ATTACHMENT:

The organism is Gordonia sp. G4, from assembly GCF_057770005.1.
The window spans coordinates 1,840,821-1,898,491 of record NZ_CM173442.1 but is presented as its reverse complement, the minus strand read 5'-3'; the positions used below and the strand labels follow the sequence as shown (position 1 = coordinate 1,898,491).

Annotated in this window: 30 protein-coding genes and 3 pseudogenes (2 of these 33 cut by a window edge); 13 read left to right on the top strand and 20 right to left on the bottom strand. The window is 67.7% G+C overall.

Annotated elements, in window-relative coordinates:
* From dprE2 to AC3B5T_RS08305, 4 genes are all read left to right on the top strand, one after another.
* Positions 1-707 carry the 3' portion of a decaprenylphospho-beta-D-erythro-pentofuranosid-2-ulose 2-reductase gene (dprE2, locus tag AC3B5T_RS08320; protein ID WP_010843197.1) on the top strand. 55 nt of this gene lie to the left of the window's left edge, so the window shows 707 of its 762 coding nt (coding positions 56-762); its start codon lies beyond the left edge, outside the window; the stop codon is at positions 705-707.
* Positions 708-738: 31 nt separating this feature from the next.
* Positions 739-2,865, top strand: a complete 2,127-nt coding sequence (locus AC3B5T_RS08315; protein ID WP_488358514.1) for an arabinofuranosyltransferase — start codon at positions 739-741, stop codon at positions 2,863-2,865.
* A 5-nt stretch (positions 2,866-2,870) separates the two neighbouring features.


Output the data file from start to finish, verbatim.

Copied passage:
The organism is Gordonia sp. G4, from assembly GCF_057770005.1.
The window spans coordinates 1,840,821-1,898,491 of record NZ_CM173442.1 but is presented as its reverse complement, the minus strand read 5'-3'; the positions used below and the strand labels follow the sequence as shown (position 1 = coordinate 1,898,491).

Annotated in this window: 30 protein-coding genes and 3 pseudogenes (2 of these 33 cut by a window edge); 13 read left to right on the top strand and 20 right to left on the bottom strand. The window is 67.7% G+C overall.

Annotated elements, in window-relative coordinates:
* From dprE2 to AC3B5T_RS08305, 4 genes are all read left to right on the top strand, one after another.
* Positions 1-707 carry the 3' portion of a decaprenylphospho-beta-D-erythro-pentofuranosid-2-ulose 2-reductase gene (dprE2, locus tag AC3B5T_RS08320; protein ID WP_010843197.1) on the top strand. 55 nt of this gene lie to the left of the window's left edge, so the window shows 707 of its 762 coding nt (coding positions 56-762); its start codon lies beyond the left edge, outside the window; the stop codon is at positions 705-707.
* Positions 708-738: 31 nt separating this feature from the next.
* Positions 739-2,865, top strand: a complete 2,127-nt coding sequence (locus AC3B5T_RS08315; protein ID WP_488358514.1) for an arabinofuranosyltransferase — start codon at positions 739-741, stop codon at positions 2,863-2,865.
* A 5-nt stretch (positions 2,866-2,870) separates the two neighbouring features.